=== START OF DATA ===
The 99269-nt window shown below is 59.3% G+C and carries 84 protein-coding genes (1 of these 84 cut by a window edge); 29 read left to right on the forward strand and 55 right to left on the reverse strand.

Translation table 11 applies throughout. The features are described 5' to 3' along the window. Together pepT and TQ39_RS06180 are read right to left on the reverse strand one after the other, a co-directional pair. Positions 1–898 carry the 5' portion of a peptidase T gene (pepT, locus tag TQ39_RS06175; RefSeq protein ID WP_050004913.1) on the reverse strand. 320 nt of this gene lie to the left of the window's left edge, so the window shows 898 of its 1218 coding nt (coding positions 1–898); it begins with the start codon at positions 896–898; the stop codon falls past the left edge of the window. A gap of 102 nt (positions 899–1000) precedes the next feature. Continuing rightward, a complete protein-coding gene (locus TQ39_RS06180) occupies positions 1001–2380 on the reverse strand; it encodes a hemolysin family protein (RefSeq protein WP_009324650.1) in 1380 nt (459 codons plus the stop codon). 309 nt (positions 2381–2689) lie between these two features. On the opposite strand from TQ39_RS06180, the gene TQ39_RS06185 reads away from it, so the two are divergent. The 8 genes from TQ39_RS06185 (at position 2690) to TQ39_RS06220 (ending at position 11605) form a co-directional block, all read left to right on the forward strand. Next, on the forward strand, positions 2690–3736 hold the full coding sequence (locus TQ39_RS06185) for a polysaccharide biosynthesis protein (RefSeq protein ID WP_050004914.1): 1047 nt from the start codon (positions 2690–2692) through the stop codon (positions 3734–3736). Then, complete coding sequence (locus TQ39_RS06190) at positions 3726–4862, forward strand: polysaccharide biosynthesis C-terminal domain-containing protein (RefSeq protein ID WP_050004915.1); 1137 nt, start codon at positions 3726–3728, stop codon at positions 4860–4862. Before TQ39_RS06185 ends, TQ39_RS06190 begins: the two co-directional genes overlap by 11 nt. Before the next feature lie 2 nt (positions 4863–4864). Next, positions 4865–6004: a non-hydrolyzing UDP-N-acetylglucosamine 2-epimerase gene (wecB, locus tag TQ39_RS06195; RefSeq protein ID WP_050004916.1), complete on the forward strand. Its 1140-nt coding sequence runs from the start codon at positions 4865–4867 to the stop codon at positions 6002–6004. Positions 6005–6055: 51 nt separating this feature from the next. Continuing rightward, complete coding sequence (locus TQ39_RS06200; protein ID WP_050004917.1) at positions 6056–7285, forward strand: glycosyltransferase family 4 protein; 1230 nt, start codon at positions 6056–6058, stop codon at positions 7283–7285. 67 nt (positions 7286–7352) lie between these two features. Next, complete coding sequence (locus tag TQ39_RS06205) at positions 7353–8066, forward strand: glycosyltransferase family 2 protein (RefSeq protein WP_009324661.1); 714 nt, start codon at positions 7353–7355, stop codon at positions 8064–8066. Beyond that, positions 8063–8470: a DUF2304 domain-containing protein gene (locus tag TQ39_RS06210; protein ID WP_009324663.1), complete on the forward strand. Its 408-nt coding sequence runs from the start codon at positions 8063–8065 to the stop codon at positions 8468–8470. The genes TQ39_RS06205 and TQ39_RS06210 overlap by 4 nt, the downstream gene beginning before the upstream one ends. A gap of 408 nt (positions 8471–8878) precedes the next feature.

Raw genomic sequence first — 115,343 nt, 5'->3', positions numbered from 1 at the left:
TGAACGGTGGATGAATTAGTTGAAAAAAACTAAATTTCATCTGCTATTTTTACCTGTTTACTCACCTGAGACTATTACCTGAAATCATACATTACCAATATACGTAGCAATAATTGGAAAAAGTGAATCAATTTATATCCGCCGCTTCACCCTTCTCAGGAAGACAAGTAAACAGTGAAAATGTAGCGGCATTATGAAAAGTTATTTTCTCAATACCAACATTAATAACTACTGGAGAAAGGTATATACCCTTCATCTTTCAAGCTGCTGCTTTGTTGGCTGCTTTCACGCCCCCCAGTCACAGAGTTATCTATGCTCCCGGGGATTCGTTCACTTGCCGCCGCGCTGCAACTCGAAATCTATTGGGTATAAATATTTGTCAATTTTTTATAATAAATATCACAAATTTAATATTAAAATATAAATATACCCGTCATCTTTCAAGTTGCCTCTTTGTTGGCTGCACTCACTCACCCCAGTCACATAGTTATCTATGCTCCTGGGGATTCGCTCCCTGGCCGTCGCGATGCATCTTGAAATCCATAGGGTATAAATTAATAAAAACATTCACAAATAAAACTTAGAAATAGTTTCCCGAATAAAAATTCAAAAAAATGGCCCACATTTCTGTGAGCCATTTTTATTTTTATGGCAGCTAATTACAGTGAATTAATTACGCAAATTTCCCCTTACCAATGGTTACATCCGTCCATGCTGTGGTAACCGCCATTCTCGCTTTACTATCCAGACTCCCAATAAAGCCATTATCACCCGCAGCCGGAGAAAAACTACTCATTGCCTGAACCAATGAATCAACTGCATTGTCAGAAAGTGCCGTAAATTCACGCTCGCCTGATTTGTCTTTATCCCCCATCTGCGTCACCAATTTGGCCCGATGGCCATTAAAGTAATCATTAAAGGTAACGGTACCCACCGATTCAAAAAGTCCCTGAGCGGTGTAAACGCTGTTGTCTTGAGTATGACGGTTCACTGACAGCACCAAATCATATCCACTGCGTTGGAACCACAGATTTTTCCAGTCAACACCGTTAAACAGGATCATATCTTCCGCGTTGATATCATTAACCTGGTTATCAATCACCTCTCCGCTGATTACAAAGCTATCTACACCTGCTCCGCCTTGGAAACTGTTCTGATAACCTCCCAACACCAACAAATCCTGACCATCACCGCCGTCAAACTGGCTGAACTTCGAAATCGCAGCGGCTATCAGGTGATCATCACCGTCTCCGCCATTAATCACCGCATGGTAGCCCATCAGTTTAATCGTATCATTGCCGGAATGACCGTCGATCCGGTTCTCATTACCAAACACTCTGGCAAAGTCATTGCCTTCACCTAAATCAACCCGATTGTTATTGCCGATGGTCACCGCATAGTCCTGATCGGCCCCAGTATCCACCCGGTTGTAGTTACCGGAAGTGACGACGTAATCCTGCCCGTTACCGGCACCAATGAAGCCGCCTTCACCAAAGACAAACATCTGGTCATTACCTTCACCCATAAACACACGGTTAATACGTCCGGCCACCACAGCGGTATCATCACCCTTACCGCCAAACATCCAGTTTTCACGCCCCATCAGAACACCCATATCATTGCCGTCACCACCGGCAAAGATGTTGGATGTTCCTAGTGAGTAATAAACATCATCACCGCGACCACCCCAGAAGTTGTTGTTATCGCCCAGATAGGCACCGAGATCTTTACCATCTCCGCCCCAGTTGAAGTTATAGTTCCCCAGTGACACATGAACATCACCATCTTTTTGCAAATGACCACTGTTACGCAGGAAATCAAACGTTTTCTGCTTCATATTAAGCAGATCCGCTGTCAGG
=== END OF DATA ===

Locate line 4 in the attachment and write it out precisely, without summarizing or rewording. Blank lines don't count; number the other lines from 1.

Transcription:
TGAACGGTGGATGAATTAGTTGAAAAAAACTAAATTTCATCTGCTATTTTTACCTGTTTACTCACCTGAGACTATTACCTGAAATCATACATTACCAATATACGTAGCAATAATTGGAAAAAGTGAATCAATTTATATCCGCCGCTTCACCCTTCTCAGGAAGACAAGTAAACAGTGAAAATGTAGCGGCATTATGAAAAGTTATTTTCTCAATACCAACATTAATAACTACTGGAGAAAGGTATATACCCTTCATCTTTCAAGCTGCTGCTTTGTTGGCTGCTTTCACGCCCCCCAGTCACAGAGTTATCTATGCTCCCGGGGATTCGTTCACTTGCCGCCGCGCTGCAACTCGAAATCTATTGGGTATAAATATTTGTCAATTTTTTATAATAAATATCACAAATTTAATATTAAAATATAAATATACCCGTCATCTTTCAAGTTGCCTCTTTGTTGGCTGCACTCACTCACCCCAGTCACATAGTTATCTATGCTCCTGGGGATTCGCTCCCTGGCCGTCGCGATGCATCTTGAAATCCATAGGGTATAAATTAATAAAAACATTCACAAATAAAACTTAGAAATAGTTTCCCGAATAAAAATTCAAAAAAATGGCCCACATTTCTGTGAGCCATTTTTATTTTTATGGCAGCTAATTACAGTGAATTAATTACGCAAATTTCCCCTTACCAATGGTTACATCCGTCCATGCTGTGGTAACCGCCATTCTCGCTTTACTATCCAGACTCCCAATAAAGCCATTATCACCCGCAGCCGGAGAAAAACTACTCATTGCCTGAACCAATGAATCAACTGCATTGTCAGAAAGTGCCGTAAATTCACGCTCGCCTGATTTGTCTTTATCCCCCATCTGCGTCACCAATTTGGCCCGATGGCCATTAAAGTAATCATTAAAGGTAACGGTACCCACCGATTCAAAAAGTCCCTGAGCGGTGTAAACGCTGTTGTCTTGAGTATGACGGTTCACTGACAGCACCAAATCATATCCACTGCGTTGGAACCACAGATTTTTCCAGTCAACACCGTTAAACAGGATCATATCTTCCGCGTTGATATCATTAACCTGGTTATCAATCACCTCTCCGCTGATTACAAAGCTATCTACACCTGCTCCGCCTTGGAAACTGTTCTGATAACCTCCCAACACCAACAAATCCTGACCATCACCGCCGTCAAACTGGCTGAACTTCGAAATCGCAGCGGCTATCAGGTGATCATCACCGTCTCCGCCATTAATCACCGCATGGTAGCCCATCAGTTTAATCGTATCATTGCCGGAATGACCGTCGATCCGGTTCTCATTACCAAACACTCTGGCAAAGTCATTGCCTTCACCTAAATCAACCCGATTGTTATTGCCGATGGTCACCGCATAGTCCTGATCGGCCCCAGTATCCACCCGGTTGTAGTTACCGGAAGTGACGACGTAATCCTGCCCGTTACCGGCACCAATGAAGCCGCCTTCACCAAAGACAAACATCTGGTCATTACCTTCACCCATAAACACACGGTTAATACGTCCGGCCACCACAGCGGTATCATCACCCTTACCGCCAAACATCCAGTTTTCACGCCCCATCAGAACACCCATATCATTGCCGTCACCACCGGCAAAGATGTTGGATGTTCCTAGTGAGTAATAAACATCATCACCGCGACCACCCCAGAAGTTGTTGTTATCGCCCAGATAGGCACCGAGATCTTTACCATCTCCGCCCCAGTTGAAGTTATAGTTCCCCAGTGACACATGAACATCACCATCTTTTTGCAAATGACCACTGTTACGCAGGAAATCAAACGTTTTCTGCTTCATATTAAGCAGATCCGCTGTCAGG